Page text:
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(defvar byte-compile-call-tree nil
  "Alist of functions and their call tree.
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Each element looks like

  \(FUNCTION CALLERS CALLS\)

where CALLERS is a list of functions that call FUNCTION, and CALLS
is a list of functions for which calls were generated while compiling
FUNCTION.")

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(defcustom byte-compile-call-tree-sort 'name
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  "If non-nil, sort the call tree.
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The values `name', `callers', `calls', `calls+callers'
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specify different fields to sort on."
  :group 'bytecomp
  :type '(choice (const name) (const callers) (const calls)
		 (const calls+callers) (const nil)))
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(defvar byte-compile-debug nil)
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(defvar byte-compile-constants nil
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  "List of all constants encountered during compilation of this form.")
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(defvar byte-compile-variables nil
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  "List of all variables encountered during compilation of this form.")
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(defvar byte-compile-bound-variables nil
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  "List of dynamic variables bound in the context of the current form.
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This list lives partly on the stack.")
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(defvar byte-compile-lexical-variables nil
  "List of variables that have been treated as lexical.
Filled in `cconv-analyse-form' but initialized and consulted here.")
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(defvar byte-compile-const-variables nil
  "List of variables declared as constants during compilation of this file.")
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(defvar byte-compile-free-references)
(defvar byte-compile-free-assignments)

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(defvar byte-compiler-error-flag)

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(defconst byte-compile-initial-macro-environment
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  '(
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    ;; (byte-compiler-options . (lambda (&rest forms)
    ;;     		       (apply 'byte-compiler-options-handler forms)))
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    (declare-function . byte-compile-macroexpand-declare-function)
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    (eval-when-compile . (lambda (&rest body)
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			   (list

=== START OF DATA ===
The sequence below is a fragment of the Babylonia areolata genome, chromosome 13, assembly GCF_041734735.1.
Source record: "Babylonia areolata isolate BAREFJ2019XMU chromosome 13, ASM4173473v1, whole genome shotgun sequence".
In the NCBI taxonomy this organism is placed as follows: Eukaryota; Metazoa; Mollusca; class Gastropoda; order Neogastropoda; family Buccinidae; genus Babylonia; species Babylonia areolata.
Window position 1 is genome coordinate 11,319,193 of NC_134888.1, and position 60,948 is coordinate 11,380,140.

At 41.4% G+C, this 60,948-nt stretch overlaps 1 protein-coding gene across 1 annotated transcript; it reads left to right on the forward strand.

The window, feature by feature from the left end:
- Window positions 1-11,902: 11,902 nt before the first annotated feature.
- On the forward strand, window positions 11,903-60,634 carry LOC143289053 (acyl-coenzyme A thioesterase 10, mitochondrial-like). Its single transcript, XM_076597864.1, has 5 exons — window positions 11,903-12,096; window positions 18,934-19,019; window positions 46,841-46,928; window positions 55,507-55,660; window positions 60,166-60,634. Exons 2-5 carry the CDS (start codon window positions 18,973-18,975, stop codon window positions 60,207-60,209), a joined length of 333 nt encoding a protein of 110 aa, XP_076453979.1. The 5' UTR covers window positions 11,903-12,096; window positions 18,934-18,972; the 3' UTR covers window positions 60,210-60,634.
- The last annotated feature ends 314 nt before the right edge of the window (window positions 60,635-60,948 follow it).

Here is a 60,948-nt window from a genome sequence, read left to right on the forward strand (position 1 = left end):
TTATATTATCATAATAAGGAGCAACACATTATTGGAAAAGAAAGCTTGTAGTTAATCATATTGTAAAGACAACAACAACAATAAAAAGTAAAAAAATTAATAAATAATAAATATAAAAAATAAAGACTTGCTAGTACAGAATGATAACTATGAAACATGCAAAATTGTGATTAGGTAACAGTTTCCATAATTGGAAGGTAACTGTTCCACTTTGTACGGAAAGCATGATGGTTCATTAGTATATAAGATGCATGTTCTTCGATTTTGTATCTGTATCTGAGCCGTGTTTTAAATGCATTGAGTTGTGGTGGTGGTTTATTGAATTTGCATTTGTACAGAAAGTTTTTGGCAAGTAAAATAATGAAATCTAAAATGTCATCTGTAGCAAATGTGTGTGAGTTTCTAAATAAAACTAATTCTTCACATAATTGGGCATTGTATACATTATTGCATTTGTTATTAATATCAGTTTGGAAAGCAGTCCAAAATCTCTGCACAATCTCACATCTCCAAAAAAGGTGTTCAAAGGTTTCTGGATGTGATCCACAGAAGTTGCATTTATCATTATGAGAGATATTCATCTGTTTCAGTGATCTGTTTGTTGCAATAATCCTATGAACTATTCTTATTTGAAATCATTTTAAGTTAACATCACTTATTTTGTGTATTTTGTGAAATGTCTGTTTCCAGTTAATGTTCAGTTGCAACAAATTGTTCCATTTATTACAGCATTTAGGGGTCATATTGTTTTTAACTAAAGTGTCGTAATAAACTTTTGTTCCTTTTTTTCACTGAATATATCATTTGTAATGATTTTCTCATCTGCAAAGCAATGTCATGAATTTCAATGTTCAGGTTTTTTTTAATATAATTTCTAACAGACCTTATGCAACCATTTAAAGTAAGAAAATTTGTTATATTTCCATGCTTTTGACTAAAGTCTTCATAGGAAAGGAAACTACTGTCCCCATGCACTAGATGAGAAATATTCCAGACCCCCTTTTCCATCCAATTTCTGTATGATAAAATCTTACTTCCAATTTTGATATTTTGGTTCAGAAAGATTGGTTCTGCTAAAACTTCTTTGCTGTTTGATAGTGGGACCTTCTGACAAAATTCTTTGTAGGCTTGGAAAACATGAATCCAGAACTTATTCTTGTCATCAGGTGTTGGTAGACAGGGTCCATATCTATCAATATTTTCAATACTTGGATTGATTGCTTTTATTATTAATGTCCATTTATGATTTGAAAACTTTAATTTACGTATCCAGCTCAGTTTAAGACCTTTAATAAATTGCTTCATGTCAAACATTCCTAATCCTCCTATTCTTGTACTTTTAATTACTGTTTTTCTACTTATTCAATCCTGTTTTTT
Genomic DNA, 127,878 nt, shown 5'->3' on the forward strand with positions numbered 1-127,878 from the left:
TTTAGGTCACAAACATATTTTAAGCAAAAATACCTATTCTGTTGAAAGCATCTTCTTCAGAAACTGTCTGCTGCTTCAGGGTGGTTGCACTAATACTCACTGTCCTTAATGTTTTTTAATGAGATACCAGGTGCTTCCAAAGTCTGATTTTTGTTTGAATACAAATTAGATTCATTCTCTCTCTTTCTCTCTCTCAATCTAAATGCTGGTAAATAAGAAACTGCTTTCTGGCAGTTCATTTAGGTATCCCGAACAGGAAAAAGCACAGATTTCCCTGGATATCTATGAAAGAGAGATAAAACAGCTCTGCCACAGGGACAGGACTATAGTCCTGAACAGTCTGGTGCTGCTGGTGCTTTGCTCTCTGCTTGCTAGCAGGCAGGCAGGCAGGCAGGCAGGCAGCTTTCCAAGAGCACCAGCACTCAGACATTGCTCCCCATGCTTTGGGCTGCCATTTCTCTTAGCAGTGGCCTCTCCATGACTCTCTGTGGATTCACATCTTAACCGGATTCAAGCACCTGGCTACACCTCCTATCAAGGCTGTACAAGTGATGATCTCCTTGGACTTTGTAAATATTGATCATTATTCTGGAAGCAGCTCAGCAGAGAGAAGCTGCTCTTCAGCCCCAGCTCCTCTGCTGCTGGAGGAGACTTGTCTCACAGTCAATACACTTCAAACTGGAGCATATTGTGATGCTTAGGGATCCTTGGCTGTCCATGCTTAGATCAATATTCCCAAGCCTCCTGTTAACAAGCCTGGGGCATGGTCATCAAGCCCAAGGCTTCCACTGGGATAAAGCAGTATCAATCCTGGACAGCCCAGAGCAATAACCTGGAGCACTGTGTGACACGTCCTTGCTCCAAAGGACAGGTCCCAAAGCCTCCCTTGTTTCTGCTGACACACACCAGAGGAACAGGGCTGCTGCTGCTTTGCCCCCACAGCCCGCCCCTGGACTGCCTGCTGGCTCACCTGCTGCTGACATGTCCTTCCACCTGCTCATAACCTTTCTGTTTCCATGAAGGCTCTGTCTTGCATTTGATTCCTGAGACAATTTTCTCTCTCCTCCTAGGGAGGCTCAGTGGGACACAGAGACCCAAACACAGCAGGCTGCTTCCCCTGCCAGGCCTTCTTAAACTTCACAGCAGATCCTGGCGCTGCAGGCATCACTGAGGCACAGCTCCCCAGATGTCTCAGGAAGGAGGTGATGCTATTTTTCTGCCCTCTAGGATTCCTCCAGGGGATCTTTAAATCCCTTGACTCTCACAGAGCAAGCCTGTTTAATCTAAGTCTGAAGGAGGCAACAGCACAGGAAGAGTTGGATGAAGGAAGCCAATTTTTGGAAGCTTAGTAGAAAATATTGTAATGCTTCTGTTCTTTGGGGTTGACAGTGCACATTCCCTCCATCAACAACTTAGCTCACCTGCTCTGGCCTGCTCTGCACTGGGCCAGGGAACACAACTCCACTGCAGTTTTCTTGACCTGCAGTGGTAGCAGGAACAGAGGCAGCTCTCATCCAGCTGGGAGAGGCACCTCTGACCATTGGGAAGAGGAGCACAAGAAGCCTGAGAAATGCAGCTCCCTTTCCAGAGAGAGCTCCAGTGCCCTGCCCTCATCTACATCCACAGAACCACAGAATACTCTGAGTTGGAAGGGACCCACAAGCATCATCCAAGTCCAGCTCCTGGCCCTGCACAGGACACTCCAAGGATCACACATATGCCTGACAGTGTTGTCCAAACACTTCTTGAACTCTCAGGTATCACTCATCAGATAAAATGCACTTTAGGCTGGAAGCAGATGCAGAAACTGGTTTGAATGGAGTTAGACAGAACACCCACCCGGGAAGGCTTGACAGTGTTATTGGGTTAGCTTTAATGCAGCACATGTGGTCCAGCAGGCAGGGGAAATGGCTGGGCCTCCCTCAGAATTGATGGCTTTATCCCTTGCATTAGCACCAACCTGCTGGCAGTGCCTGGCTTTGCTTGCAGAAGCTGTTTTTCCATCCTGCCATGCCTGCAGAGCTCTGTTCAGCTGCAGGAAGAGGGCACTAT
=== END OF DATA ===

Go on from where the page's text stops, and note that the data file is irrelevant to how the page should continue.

'quote
			    (byte-compile-eval
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                             (byte-compile-top-level
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                              (byte-compile-preprocess (cons 'progn body)))))))
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    (eval-and-compile . (lambda (&rest body)
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                          ;; Byte compile before running it.  Do it piece by
                          ;; piece, in case further expressions need earlier
                          ;; ones to be evaluated already, as is the case in
                          ;; eieio.el.
                          `(progn
                             ,@(mapcar (lambda (exp)
                                         (let ((cexp
                                                (byte-compile-top-level
                                                 (byte-compile-preprocess
                                                  exp))))
                                           (eval cexp)
                                           cexp))
                                       body)))))
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  "The default macro-environment passed to macroexpand by the compiler.
Placing a macro here will cause a macro to have different semantics when
expanded by the compiler as when expanded by the interpreter.")

(defvar byte-compile-macro-environment byte-compile-initial-macro-environment
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  "Alist of macros defined in the file being compiled.
Each element looks like (MACRONAME . DEFINITION).  It is
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\(MACRONAME . nil) when a macro is redefined as a function.")
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(defvar byte-compile-function-environment nil
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  "Alist of functions defined in the file being compiled.
This is so we can inline them when necessary.
Each element looks like (FUNCTIONNAME . DEFINITION).  It is
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\(FUNCTIONNAME . nil) when a function is redefined as a macro.
It is \(FUNCTIONNAME . t) when all we know is that it was defined,
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and we don't know the definition.  For an autoloaded function, DEFINITION
has the form (autoload . FILENAME).")
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(defvar byte-compile-unresolved-functions nil
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  "Alist of undefined functions to which calls have been compiled.
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This variable is only significant whilst compiling an entire buffer.
Used for warnings when a function is not known to be defined or is later
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defined with incorrect args.")